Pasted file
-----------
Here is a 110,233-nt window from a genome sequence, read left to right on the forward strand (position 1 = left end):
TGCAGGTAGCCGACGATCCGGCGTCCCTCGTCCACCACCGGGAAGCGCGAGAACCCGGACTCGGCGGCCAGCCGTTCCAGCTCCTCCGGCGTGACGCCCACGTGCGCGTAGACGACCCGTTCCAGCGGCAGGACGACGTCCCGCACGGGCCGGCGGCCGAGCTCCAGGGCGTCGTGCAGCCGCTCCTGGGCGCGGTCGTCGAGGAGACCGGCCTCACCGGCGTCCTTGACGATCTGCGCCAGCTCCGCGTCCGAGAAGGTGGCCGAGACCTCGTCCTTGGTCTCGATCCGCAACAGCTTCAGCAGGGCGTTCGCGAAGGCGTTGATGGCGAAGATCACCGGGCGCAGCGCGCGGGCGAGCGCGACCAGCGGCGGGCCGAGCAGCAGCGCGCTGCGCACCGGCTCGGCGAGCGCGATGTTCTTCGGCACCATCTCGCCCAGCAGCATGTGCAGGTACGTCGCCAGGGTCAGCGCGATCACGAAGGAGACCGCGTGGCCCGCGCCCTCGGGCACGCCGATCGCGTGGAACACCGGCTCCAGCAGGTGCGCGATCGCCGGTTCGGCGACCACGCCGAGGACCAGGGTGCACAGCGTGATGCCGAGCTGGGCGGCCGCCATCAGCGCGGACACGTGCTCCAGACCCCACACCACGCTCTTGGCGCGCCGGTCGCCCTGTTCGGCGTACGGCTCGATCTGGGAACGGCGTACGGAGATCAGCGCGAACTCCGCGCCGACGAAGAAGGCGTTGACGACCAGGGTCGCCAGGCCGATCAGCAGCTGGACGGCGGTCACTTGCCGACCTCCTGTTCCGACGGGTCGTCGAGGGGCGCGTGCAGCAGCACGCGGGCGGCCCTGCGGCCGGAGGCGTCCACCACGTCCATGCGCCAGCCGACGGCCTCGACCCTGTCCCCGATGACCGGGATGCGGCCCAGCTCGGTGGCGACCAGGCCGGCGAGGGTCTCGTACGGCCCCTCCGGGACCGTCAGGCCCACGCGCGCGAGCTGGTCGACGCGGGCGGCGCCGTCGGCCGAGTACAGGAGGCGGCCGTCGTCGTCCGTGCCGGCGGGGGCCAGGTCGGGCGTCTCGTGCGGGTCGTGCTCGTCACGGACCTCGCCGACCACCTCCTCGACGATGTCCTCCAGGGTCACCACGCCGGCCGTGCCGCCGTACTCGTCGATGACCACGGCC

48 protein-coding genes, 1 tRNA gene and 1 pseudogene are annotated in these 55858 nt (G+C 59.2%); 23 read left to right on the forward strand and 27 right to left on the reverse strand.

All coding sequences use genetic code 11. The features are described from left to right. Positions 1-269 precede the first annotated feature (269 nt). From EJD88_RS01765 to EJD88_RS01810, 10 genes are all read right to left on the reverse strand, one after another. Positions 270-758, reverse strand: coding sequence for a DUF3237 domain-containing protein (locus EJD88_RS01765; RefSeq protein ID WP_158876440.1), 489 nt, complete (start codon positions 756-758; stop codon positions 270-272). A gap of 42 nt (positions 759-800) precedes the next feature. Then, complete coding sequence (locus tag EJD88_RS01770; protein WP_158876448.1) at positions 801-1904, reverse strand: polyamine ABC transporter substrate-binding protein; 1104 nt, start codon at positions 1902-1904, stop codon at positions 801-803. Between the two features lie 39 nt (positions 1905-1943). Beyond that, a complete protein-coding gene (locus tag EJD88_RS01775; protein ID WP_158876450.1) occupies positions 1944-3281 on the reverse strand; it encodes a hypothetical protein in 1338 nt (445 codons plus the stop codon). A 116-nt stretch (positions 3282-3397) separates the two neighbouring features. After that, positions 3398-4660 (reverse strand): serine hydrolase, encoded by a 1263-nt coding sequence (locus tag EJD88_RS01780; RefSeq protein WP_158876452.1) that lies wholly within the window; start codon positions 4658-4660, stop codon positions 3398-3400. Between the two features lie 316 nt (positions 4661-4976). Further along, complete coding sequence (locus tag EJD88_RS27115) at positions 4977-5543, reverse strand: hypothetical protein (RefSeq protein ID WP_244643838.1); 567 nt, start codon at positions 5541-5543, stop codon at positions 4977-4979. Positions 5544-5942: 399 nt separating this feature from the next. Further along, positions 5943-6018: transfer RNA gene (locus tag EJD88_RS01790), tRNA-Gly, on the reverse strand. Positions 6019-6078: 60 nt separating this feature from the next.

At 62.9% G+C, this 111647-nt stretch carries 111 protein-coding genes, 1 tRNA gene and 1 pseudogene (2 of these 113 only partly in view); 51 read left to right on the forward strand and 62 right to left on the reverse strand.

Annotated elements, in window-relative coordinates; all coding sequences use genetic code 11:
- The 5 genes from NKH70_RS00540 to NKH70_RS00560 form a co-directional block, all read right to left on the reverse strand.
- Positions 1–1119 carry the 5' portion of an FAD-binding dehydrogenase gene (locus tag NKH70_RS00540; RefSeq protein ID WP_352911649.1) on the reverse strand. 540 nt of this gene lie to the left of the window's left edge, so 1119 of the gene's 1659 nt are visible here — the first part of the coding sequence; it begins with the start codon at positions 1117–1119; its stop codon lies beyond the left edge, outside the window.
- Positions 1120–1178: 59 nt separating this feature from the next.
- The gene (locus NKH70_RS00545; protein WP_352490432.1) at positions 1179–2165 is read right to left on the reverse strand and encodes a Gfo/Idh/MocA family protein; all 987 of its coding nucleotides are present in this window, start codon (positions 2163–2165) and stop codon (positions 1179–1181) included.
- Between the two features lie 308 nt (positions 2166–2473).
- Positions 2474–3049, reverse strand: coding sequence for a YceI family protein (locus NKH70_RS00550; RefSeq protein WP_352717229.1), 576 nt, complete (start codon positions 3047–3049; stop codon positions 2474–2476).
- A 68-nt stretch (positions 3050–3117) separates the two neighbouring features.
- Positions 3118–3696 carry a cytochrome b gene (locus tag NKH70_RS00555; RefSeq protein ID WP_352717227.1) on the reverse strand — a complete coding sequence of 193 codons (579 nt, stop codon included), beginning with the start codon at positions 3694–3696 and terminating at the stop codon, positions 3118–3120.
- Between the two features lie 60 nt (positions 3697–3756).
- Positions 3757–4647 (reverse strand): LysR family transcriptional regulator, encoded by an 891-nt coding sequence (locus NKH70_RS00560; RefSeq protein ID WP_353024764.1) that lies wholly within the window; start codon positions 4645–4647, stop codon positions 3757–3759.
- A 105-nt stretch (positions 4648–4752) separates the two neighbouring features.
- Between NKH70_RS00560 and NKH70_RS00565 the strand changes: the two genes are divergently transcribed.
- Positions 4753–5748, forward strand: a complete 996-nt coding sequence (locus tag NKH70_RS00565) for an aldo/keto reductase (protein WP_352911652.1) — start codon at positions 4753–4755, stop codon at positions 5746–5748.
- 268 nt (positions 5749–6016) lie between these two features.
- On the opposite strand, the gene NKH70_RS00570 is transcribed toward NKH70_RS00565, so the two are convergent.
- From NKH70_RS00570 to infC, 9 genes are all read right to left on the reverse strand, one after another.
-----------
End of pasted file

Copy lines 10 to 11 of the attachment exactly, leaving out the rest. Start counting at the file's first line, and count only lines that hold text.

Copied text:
- The gene (locus NKH70_RS00545; protein WP_352490432.1) at positions 1179–2165 is read right to left on the reverse strand and encodes a Gfo/Idh/MocA family protein; all 987 of its coding nucleotides are present in this window, start codon (positions 2163–2165) and stop codon (positions 1179–1181) included.
- Between the two features lie 308 nt (positions 2166–2473).